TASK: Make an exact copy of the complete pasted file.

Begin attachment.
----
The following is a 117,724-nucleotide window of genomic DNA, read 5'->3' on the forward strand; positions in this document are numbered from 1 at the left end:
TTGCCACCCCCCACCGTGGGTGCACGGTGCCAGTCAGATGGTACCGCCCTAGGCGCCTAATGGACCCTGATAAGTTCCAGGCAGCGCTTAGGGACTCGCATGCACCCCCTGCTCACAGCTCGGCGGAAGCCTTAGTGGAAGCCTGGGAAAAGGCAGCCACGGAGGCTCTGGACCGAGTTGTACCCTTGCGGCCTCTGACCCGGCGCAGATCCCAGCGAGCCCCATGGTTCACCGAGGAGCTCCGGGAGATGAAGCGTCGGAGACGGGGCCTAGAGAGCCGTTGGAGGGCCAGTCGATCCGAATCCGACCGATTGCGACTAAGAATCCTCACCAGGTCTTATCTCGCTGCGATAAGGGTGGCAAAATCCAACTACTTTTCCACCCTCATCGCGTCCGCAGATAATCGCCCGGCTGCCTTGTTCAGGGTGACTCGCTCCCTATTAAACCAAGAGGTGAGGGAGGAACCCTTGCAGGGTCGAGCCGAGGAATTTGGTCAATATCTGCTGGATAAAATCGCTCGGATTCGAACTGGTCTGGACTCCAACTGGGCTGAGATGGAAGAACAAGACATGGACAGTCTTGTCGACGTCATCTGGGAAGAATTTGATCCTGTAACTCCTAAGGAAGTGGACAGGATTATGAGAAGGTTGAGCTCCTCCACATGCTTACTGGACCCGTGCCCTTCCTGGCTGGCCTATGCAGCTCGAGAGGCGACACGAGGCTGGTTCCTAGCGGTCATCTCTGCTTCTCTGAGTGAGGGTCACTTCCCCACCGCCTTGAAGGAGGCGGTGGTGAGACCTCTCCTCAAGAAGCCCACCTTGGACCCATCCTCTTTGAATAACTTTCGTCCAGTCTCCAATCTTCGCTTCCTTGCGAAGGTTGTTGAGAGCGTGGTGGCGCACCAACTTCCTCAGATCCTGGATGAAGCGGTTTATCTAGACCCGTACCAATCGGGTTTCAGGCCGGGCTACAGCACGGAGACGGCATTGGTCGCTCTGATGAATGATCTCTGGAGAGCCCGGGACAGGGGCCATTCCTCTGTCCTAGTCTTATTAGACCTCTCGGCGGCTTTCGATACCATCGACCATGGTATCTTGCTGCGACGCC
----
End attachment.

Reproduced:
The following is a 117,724-nucleotide window of genomic DNA, read 5'->3' on the forward strand; positions in this document are numbered from 1 at the left end:
TTGCCACCCCCCACCGTGGGTGCACGGTGCCAGTCAGATGGTACCGCCCTAGGCGCCTAATGGACCCTGATAAGTTCCAGGCAGCGCTTAGGGACTCGCATGCACCCCCTGCTCACAGCTCGGCGGAAGCCTTAGTGGAAGCCTGGGAAAAGGCAGCCACGGAGGCTCTGGACCGAGTTGTACCCTTGCGGCCTCTGACCCGGCGCAGATCCCAGCGAGCCCCATGGTTCACCGAGGAGCTCCGGGAGATGAAGCGTCGGAGACGGGGCCTAGAGAGCCGTTGGAGGGCCAGTCGATCCGAATCCGACCGATTGCGACTAAGAATCCTCACCAGGTCTTATCTCGCTGCGATAAGGGTGGCAAAATCCAACTACTTTTCCACCCTCATCGCGTCCGCAGATAATCGCCCGGCTGCCTTGTTCAGGGTGACTCGCTCCCTATTAAACCAAGAGGTGAGGGAGGAACCCTTGCAGGGTCGAGCCGAGGAATTTGGTCAATATCTGCTGGATAAAATCGCTCGGATTCGAACTGGTCTGGACTCCAACTGGGCTGAGATGGAAGAACAAGACATGGACAGTCTTGTCGACGTCATCTGGGAAGAATTTGATCCTGTAACTCCTAAGGAAGTGGACAGGATTATGAGAAGGTTGAGCTCCTCCACATGCTTACTGGACCCGTGCCCTTCCTGGCTGGCCTATGCAGCTCGAGAGGCGACACGAGGCTGGTTCCTAGCGGTCATCTCTGCTTCTCTGAGTGAGGGTCACTTCCCCACCGCCTTGAAGGAGGCGGTGGTGAGACCTCTCCTCAAGAAGCCCACCTTGGACCCATCCTCTTTGAATAACTTTCGTCCAGTCTCCAATCTTCGCTTCCTTGCGAAGGTTGTTGAGAGCGTGGTGGCGCACCAACTTCCTCAGATCCTGGATGAAGCGGTTTATCTAGACCCGTACCAATCGGGTTTCAGGCCGGGCTACAGCACGGAGACGGCATTGGTCGCTCTGATGAATGATCTCTGGAGAGCCCGGGACAGGGGCCATTCCTCTGTCCTAGTCTTATTAGACCTCTCGGCGGCTTTCGATACCATCGACCATGGTATCTTGCTGCGACGCC